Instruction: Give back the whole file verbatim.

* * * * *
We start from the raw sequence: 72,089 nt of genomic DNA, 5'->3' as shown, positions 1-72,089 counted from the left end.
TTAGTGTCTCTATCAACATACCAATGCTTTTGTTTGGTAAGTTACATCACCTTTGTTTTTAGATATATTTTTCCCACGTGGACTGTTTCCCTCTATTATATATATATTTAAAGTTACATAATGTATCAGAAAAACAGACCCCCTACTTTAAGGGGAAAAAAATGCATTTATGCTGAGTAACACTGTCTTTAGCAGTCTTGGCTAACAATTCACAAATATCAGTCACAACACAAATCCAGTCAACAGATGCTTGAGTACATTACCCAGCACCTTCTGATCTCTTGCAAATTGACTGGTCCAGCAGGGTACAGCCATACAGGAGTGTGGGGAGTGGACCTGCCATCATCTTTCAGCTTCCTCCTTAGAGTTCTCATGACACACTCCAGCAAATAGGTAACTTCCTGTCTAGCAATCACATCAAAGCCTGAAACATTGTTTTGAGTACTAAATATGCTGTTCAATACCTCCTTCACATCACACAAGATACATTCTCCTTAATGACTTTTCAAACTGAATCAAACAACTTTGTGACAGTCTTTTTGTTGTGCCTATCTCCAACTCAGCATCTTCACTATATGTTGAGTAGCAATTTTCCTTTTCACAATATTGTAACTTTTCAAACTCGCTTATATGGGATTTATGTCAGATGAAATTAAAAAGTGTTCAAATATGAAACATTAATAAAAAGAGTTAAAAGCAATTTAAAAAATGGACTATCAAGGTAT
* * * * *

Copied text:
We start from the raw sequence: 72,089 nt of genomic DNA, 5'->3' as shown, positions 1-72,089 counted from the left end.
TTAGTGTCTCTATCAACATACCAATGCTTTTGTTTGGTAAGTTACATCACCTTTGTTTTTAGATATATTTTTCCCACGTGGACTGTTTCCCTCTATTATATATATATTTAAAGTTACATAATGTATCAGAAAAACAGACCCCCTACTTTAAGGGGAAAAAAATGCATTTATGCTGAGTAACACTGTCTTTAGCAGTCTTGGCTAACAATTCACAAATATCAGTCACAACACAAATCCAGTCAACAGATGCTTGAGTACATTACCCAGCACCTTCTGATCTCTTGCAAATTGACTGGTCCAGCAGGGTACAGCCATACAGGAGTGTGGGGAGTGGACCTGCCATCATCTTTCAGCTTCCTCCTTAGAGTTCTCATGACACACTCCAGCAAATAGGTAACTTCCTGTCTAGCAATCACATCAAAGCCTGAAACATTGTTTTGAGTACTAAATATGCTGTTCAATACCTCCTTCACATCACACAAGATACATTCTCCTTAATGACTTTTCAAACTGAATCAAACAACTTTGTGACAGTCTTTTTGTTGTGCCTATCTCCAACTCAGCATCTTCACTATATGTTGAGTAGCAATTTTCCTTTTCACAATATTGTAACTTTTCAAACTCGCTTATATGGGATTTATGTCAGATGAAATTAAAAAGTGTTCAAATATGAAACATTAATAAAAAGAGTTAAAAGCAATTTAAAAAATGGACTATCAAGGTAT